The 'Akohekohe (Palmeria dolei) is a species of finch in the Fringillidae family. It is endemic to the island of Maui in the Hawaiian Islands region. Its natural habitat is subtropical or tropical moist montanes forests found only on the northern part of Haleakala. It is a medium sized bird in this group and is 5 1/2 to 6 inches in size. The adults are a glossy black with whitish feathers and stripes going down its side. The underparts are whitish black while the top has orange feathers sticking from wings. The feathers behind the eyes are a reddish color, and have a stream of cream colored feathers coming from the eyes. One of the things that most people recognize about this bird is its whitish gold colored feather crest on its head. The younger birds are brownish black and they do not have the orangish feathers of the parents. The legs and bills are a blackish color. It has a variety of songs. The most well known of the calls is a pair of "whee-o, whee-o"?, being repeated over and over again. Also another well known song is a descending thrill which is done about five seconds apart. It songs include a low chuckling sound, "tjook, tjook, chouroup"? or a rarer song, "hur-hur-hur-gluk-gluk-gluk"?. During a search for the species in the East Maui forests, there were a record of 415 observations over an area of 11,000 acres, all of these sightings were in elevations from 4,200 feet to 7,100 feet above sea level. It has been estimated that the total Akohekohe left in Maui are totaling to 3,800 birds, which have been broken into two populations which are broken by the Ko'olau Gap.
It's a nectivorous bird that feeds on the blossoms of Ohi'a-lehua, Mamane, and Koa. It has been known to attack aggressively at other species of nectarivores including the related Apapane and I'iwi. This aggression usually occurs when there are few blossoms to fed on and the Akohekohe defends a area so it can survive this low period of blossoming. The related Apapane also shows this type of aggression to other birds. The flowers that it prefers are found on the O'hia-lehua trees, but will take the nectar of other plants when O'hias are scarce. During the times when all plants have gone into a resting point, this species will look for insects and fruit.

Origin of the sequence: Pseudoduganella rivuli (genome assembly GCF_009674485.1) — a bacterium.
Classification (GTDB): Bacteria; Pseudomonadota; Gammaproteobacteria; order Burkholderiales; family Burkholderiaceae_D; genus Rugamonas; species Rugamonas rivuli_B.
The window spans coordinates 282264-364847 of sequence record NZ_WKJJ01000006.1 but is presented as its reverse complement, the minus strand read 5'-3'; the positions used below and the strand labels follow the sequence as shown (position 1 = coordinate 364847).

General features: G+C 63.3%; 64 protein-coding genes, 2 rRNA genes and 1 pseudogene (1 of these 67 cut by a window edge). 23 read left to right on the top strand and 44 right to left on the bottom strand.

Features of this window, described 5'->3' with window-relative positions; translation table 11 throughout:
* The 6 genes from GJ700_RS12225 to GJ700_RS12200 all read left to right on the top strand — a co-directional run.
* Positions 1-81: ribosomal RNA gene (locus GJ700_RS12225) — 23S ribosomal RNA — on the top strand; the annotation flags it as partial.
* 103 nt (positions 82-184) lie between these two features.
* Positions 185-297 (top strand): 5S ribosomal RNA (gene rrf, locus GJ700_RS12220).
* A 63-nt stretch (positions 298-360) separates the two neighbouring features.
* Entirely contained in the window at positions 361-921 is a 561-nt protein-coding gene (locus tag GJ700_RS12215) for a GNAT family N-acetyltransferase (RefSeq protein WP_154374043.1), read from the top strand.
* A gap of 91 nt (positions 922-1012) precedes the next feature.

Known also as the Crested Honeycreeper, this bird now only survives on Maui, but once lived on the island of Molokai. This bird was common on both islands at the start of the 20th century. It once used to exist on the Eastern part of Molokai but researchers searched high and low for the bird but by 1907 it was gone from Molokai. It was thought to be extinct after that however in 1945 a small population was discovered in the NAR or National Area Reserve on Halakea in Maui. Over the course of the millennia, this species has been getting rarer and rarer. The first inhabitants, the Polynesians have been changing the land to fit them. A lot of forest was cut down to create good farmland. When the Europeans arrived, many more factors had arrived and the loss of land and this species had increased. People had brought with them three species of rats. These species are attacking the eggs, chicks, and adults of many species of birds. They are also eating the food of many of these birds. The Akohekohe's unusual looks made it a must for many collectors to have. In the 1900s, mosquitos were introduced and inflicted powerful diseases on the birds, which have almost no resistance to. The last but not least is the release of many species of animals which are not native to Hawaii. Many of these creatures are birds which compete with the ones that already lived here for food, water, shelter and a place to raise their young.
According to the Federal Endangered Species Act, this bird is protected by law along with its habitat. The bird was put into the act in March 1967. It was also a part of many other documents including the Maui-Molokai Forest Bird Recovery Plan in 1967, by the Fish and Wildlife Service. It will serve as a guideline to protect the indigenous life of Maui and Molokai. The final recovery plan in 1984 continues the last, keeping eyes on the species and eradicate any ungulates that were introduced into the area that can harm and or disturb the Akohekohe and other native Forest Birds in Maui's Forests.
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